We’re doing a climate game jam for Earth day!

Wednesday is Earth day, and the final day of the IndieCade Climate Jam (https://www.indiecade.com/climate-jam/). Here at Explorasaurus HQ, we’re working hard to finish our game before the deadline. 

As team “WigeonWit”, we are participating in the jam along with our friend Tim Handley of Mindful Mammoth (https://mindfulmammoth.com/). The environment is a subject that is important to us as a studio, and as Indiecade alumni we were thrilled to hear about this opportunity. At the very least, it gives us a chance to collaborate, try some new things (like controller support!)

We had quite a few ideas for projects, but in the end narrowed it down to one that would be slightly more action-oriented and fun. Our games in the past have primarily been rather slow-paced, systems-heavy, and strategic, so we wanted to mix that up a little. So we’re making “10.5 Cows”, a little game about being an adorable pangolin (the world’s most endangered animal), freeing people from their dependency on methane-belching beef invaders, and reclaiming land for other endangered wildlife in the process. It’s silly, yes, but cows now make up 60% of the mammals on Earth, and we find that sad and honestly, a bit boring. Who wants to live in a world without adorable grumpy wildcats, amazing lemurs, or jumping jerboas?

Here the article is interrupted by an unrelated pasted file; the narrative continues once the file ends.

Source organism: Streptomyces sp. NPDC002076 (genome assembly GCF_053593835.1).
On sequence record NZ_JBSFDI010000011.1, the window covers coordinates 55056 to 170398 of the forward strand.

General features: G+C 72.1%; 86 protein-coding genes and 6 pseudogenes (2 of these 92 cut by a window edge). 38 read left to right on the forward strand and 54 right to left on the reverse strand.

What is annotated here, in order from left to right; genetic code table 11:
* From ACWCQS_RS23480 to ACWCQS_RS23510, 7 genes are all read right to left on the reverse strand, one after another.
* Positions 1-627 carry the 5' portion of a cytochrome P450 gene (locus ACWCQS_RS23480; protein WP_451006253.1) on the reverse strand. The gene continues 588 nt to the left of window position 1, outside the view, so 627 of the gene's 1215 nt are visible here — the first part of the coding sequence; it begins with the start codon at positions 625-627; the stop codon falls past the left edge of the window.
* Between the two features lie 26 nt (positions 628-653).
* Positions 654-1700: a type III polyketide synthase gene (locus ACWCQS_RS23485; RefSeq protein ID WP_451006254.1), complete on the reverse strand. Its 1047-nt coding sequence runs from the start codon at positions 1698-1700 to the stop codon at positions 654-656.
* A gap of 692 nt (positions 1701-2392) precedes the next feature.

So, over the past two days, we crunched out a simple design and started on the art and programming. As of this morning, we have a gorgeous pangolin model, complete with cow-miniaturization tool and bovine storage pack ™

We will be adding the pangolin, cow, and human models soon, replacing the placeholders currently in the game. One of the features we got working yesterday was player movement. Like other third-person games, we used standard WASD keyboard controls, and added gamepad support, too.

We have a rudimentary hoovering mechanic for collecting cows, as demonstrated in the gif below, which isn’t incredibly impressive at the moment, but with some particle and sound effects, we hope, will be pretty fun and ridiculous.

We will also be working on adding more variety of ugly suburban houses to our game blocks (shown below), which are programmed to spawn in random configurations, generating a procedural map that’s different every time you start a game. 

More items on our to-do list include music (if Erica finishes the environment art!), main menu artwork, user interface elements like menu buttons and a cow-counter display, and more visual polish/optimization to ensure the game works on slower systems and isn’t too enormous to download.

We’ll be posting an update next Monday on the final results of the jam, and a link to the (hopefully!) finished game, so if you’re curious to know how it went, be sure to check it out! In the meantime, wish us luck 🙂